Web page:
Disseminating information to the public
This short paper proposes a type of “citizens’ information portal” to disseminate knowledge and provide an authoritative source or knowledge base on a range of lifestyle matters.
The benefits of a focussed information source
Curating information from a multitude of sources into a single website is not new or revolutionary. News aggregation services, especially, have been doing it for a long time. For example, News Now.
The addition of fresh, commissioned content, tailored to what the public needs and wants to know, will make this an extremely valuable resource. Authors will be from all relevant disciplines and walks of life with one thing in common – they are all respected in their field. That can include reputable journalists, politicians and experienced commentators.
Accessible and free learning facilities
Informational articles will be provided in tandem with a growing list of self-study modules. This will not attempt to be a formal accredited learning institute but will provide materials prepared by experts, presented in modules or chunks that an individual may work through at his or her own pace.
The single most important factors are credibility and impartiality
The primary objective is to deliver clear, useful and unbiased data, and background information that is essentially fact-checked. Opinion pieces will also be welcomed, provided they are clearly tagged as such and from respected individuals.
The NHS website is an excellent example of content that has no apparent bias or agenda. It is simple and clear presentation of facts and advice.
Is this not already available through government agencies?
The focus is on subjects that are not a direct responsibility of these formal bodies. Parenting, for example, is a topic that overlaps on many disciplines, from psychology to law and from behaviour to schooling with stops along the way for parent psychosocial health too.
However, relevant data will certainly be drawn from official sources, much in the same way as news websites draw on the government’s central Coronavirus stats and daily numbers.
What about existing Citizens Advice Bureau organisations?
There are organisations with drop-in offices in many parts of the country. They tend to be hyperlocal because the audience they serve needs easy access, often face to face. They provide valuable services advice and help for legal, debt management and consumer rights matters.
These areas of specialist expertise are not what the proposed intelligence portal would support.
Data accuracy and relevance
According to the Government’s Principles for data sharing: “It is of vital importance that data is handled in a way that inspires the trust and confidence of citizens.”
The Information Commissioner’s Office (ICO) outlines the legal aspects and responsibilities of data sharing agreements but there is no fixed template and agreements can be shaped according t the requirements of each scenario and partnership.
There will be no handling or storage of any personal data whatsoever. Therefore, data protection regulations will not apply to the service.
Where they are published statistics will be subject to the Government’s Code of Practice for Statistics. Also, that body’s guidelines for ensuring source data is appropriate for intended uses.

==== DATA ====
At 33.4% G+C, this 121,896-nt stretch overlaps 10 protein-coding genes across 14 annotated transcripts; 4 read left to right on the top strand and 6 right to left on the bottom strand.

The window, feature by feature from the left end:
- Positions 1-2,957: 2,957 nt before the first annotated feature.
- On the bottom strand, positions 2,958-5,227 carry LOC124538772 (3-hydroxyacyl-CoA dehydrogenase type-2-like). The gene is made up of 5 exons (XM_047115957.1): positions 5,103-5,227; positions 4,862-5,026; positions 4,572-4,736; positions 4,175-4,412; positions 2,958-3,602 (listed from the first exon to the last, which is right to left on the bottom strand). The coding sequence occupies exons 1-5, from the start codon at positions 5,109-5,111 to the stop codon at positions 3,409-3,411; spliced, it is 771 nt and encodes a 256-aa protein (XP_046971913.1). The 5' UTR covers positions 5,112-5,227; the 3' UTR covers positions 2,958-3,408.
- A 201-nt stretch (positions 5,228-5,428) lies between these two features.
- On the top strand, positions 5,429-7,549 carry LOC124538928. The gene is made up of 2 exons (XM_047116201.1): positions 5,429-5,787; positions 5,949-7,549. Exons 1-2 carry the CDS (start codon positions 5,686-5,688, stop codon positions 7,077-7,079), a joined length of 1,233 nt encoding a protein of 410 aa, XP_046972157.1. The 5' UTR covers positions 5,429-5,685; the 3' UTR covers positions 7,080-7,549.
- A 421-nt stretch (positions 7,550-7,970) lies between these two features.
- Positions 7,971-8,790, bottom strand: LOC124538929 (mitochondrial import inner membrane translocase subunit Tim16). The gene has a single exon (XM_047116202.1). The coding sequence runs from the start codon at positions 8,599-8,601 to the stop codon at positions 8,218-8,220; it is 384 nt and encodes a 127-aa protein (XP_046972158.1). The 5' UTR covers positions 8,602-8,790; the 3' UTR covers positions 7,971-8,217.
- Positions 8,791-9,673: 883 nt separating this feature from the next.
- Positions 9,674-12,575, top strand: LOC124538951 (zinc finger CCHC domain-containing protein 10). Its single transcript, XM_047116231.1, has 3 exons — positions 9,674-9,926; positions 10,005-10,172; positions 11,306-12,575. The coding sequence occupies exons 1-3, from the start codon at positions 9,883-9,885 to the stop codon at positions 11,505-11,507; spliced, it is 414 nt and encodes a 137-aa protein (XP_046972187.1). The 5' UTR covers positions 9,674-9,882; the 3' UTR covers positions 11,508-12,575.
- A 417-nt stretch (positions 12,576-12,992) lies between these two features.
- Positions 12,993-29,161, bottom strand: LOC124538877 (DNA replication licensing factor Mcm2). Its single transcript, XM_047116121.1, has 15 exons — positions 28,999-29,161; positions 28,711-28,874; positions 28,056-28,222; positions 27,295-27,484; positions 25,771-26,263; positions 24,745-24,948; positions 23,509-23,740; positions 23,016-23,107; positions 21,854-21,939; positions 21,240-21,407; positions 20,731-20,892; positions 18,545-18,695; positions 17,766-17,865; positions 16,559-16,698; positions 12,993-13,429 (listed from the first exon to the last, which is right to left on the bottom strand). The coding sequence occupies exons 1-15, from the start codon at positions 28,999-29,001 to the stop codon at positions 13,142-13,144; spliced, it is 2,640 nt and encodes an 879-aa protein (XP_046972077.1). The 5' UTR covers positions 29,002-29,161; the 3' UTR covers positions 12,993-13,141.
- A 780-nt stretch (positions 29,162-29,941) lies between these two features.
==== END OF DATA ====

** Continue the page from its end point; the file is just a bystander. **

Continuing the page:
Should comment and discussion be allowed?
Given the high levels of disinformation, fake news, trolling and general abuse that can be found on most every online news service that permits user comments, it makes sense not to permit them.
The internet has made everybody a potential citizen journalist, including those merely with opinions based on zero knowledge and expertise, or individuals pushing an agenda. This proposed portal will disallow material of this nature.
A report by the Joint Research Centre (JRC), the European Commission’s science and knowledge service highlights the issues: Understanding Citizens’ Vulnerabilities to Disinformation and Data-Driven Propaganda. Case Study: The 2018 Italian General Election (PDF)
Then there is the additional cost of resources to moderate discussions with potential litigation as a publisher.
While this stance means the portal would be a broadcast-only service, that does not diminish its value.
Feedback will be enabled, so that registered and ID-validated users can pass relevant comments to the site’s admin team and editors. That would be a vital avenue to raise valid concerns, for example about errors in the content.
Choosing suitable media
While video appears to be the most popular channel for consuming all manner of content, there are many who prefer podcasts (audio clips) and others who ignore both of those in favour of the written word, which can be assimilated much more quickly.
Management and staffing considerations
Editing and commissioning skills will be needed to ensure content meets the required standards. Funding will be based on an initial small core team of full and part time staff that will grow as the scope of the portal expands to cover an increasing range of topics.
This outline is necessarily sketchy and is intended only to provide initial thought leadership. Next we will invite debate from both experts in this type of channel as well as members of the public, who are welcome to submit ideas.